Steven Johnson’s new book, Where Good Ideas Come From, may be filled with obvious truths – cities breed creativity, ideas are just networks of other ideas, work environments play an important role in stimulating breakthroughs – but the way he explains them and the examples he offers – a neonatal incubator assembled from readily available car parts so it can be repaired in resource deprived third world countries, or how GPS, initially designed to guide submarine missiles toward Soviet targets, became ubiquitous when President Reagan made the technology open and accessible to all – illuminate those truths in ways that get you both inspired and determined to improve the way you generate your own good ideas.
If you haven’t read the book, do the next best thing and watch his Ted talk.
In the meantime, here are four observations you can put to work right away.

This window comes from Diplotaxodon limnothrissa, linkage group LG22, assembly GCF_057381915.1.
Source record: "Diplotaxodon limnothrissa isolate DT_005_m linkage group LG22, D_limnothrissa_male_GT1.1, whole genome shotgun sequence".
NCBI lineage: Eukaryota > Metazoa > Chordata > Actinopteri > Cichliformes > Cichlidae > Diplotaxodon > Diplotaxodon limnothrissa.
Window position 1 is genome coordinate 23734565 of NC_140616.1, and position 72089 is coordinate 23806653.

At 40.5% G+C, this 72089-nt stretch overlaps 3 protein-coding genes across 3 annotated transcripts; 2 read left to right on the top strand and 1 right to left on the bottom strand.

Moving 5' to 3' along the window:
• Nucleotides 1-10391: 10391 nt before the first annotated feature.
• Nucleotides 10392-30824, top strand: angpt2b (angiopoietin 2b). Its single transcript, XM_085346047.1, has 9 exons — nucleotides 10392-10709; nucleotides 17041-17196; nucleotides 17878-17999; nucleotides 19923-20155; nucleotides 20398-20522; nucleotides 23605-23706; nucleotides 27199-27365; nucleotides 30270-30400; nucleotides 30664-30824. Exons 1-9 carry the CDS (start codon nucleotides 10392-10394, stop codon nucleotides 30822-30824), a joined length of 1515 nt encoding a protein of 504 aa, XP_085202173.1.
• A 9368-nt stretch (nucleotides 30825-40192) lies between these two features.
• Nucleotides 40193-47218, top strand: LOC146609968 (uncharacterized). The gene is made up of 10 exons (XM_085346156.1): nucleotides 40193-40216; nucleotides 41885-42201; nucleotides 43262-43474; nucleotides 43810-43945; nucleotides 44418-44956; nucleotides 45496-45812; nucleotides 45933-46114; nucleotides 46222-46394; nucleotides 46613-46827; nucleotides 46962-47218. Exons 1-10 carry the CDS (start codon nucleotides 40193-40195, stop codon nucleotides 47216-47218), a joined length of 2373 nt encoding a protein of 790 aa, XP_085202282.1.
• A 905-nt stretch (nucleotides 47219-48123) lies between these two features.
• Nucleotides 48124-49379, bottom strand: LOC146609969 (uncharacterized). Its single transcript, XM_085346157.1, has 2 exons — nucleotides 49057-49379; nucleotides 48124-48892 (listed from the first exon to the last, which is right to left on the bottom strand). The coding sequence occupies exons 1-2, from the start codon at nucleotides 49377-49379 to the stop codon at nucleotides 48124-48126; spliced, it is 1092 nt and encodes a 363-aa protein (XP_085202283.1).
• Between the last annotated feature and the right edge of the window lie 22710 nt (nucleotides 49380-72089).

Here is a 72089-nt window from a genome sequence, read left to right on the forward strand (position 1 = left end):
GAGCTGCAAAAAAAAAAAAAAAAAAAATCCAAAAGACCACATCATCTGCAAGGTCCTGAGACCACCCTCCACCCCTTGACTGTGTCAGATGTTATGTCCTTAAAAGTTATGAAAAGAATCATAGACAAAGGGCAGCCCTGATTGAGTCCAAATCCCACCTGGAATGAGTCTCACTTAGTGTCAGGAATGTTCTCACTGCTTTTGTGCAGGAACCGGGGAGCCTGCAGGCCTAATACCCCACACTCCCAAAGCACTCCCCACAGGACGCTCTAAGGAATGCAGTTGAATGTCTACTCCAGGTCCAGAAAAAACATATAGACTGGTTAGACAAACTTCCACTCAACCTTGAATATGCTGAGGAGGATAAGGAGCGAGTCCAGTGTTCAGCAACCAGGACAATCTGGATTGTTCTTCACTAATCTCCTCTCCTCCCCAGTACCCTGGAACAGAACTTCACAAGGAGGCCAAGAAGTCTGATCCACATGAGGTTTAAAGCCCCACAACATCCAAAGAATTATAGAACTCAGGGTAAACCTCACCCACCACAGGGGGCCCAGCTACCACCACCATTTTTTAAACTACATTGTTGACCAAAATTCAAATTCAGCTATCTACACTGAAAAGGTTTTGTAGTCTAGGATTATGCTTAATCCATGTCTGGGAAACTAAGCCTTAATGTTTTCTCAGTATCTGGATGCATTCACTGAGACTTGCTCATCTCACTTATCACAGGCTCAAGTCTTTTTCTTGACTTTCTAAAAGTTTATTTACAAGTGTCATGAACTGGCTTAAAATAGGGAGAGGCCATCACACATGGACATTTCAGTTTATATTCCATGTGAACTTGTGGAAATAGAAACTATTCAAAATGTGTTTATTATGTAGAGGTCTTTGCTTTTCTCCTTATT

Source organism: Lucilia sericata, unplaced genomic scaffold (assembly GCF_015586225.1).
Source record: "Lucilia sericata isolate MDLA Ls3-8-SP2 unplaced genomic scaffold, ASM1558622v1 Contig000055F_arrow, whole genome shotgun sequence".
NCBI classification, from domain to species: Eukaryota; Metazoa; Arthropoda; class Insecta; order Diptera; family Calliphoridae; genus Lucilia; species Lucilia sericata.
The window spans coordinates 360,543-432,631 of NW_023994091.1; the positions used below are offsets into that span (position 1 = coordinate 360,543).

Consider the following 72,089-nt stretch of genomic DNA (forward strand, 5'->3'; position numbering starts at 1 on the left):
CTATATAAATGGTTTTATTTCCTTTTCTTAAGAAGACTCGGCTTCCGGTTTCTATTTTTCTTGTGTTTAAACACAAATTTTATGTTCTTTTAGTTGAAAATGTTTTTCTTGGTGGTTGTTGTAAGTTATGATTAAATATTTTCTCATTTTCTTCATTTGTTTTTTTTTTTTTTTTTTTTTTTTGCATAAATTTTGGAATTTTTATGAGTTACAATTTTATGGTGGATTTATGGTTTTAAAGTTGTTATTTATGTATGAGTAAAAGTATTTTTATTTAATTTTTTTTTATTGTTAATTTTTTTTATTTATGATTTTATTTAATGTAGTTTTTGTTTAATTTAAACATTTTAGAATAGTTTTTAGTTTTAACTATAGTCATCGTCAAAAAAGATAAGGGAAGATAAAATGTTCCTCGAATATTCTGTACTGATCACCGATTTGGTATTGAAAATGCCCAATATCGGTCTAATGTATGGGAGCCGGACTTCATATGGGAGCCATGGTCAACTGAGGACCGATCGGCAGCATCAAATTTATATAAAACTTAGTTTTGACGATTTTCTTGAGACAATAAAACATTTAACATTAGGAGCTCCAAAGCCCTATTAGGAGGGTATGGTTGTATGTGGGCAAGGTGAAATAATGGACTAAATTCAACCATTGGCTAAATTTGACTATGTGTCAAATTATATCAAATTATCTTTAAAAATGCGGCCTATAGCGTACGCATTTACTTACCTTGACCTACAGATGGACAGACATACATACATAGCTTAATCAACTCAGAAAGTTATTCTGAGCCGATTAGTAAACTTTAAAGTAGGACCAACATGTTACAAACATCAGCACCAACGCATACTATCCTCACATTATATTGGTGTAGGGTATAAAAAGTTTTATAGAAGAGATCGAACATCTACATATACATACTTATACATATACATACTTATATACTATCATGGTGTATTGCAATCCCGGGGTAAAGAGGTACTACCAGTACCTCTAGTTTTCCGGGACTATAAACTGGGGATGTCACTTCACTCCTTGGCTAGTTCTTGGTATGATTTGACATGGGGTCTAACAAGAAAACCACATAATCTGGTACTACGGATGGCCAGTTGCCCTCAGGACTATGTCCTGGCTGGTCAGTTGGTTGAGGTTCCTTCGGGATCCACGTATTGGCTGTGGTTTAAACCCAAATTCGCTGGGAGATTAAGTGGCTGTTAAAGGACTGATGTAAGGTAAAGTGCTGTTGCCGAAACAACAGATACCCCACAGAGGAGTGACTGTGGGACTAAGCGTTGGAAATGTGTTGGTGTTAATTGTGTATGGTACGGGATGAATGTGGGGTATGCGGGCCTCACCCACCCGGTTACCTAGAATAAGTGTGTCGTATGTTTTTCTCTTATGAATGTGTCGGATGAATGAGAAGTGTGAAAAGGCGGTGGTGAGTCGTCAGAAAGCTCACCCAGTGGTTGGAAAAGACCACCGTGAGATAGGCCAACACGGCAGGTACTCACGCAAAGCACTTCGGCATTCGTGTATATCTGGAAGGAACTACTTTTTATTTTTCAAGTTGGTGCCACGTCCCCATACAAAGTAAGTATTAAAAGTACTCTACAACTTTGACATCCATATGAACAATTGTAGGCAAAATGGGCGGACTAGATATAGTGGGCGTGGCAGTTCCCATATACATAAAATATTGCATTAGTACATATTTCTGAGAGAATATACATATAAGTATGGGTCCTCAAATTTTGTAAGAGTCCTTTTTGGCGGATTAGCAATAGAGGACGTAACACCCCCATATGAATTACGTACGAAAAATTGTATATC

Forget about Eureka
Ironically, the words and expressions we associate with having an idea – eureka moment, stroke of genius, flash of brilliance – all distort the truth. Good ideas rarely just pop into our heads. They develop over time. They tend to be combinations of other ideas. They emerge from a network of thoughts and inputs and observations that eventually produce something new rather than appear in the form of a single epiphany. Johnson cites Darwin’s theory of evolution, Timothy Prestero’s NeoNurture and a host of other examples.
Lesson: Introduce your early, half-assed ideas to other ideas. Look in unexpected places for the spare parts you might need to make them work.
Creativity needs the right space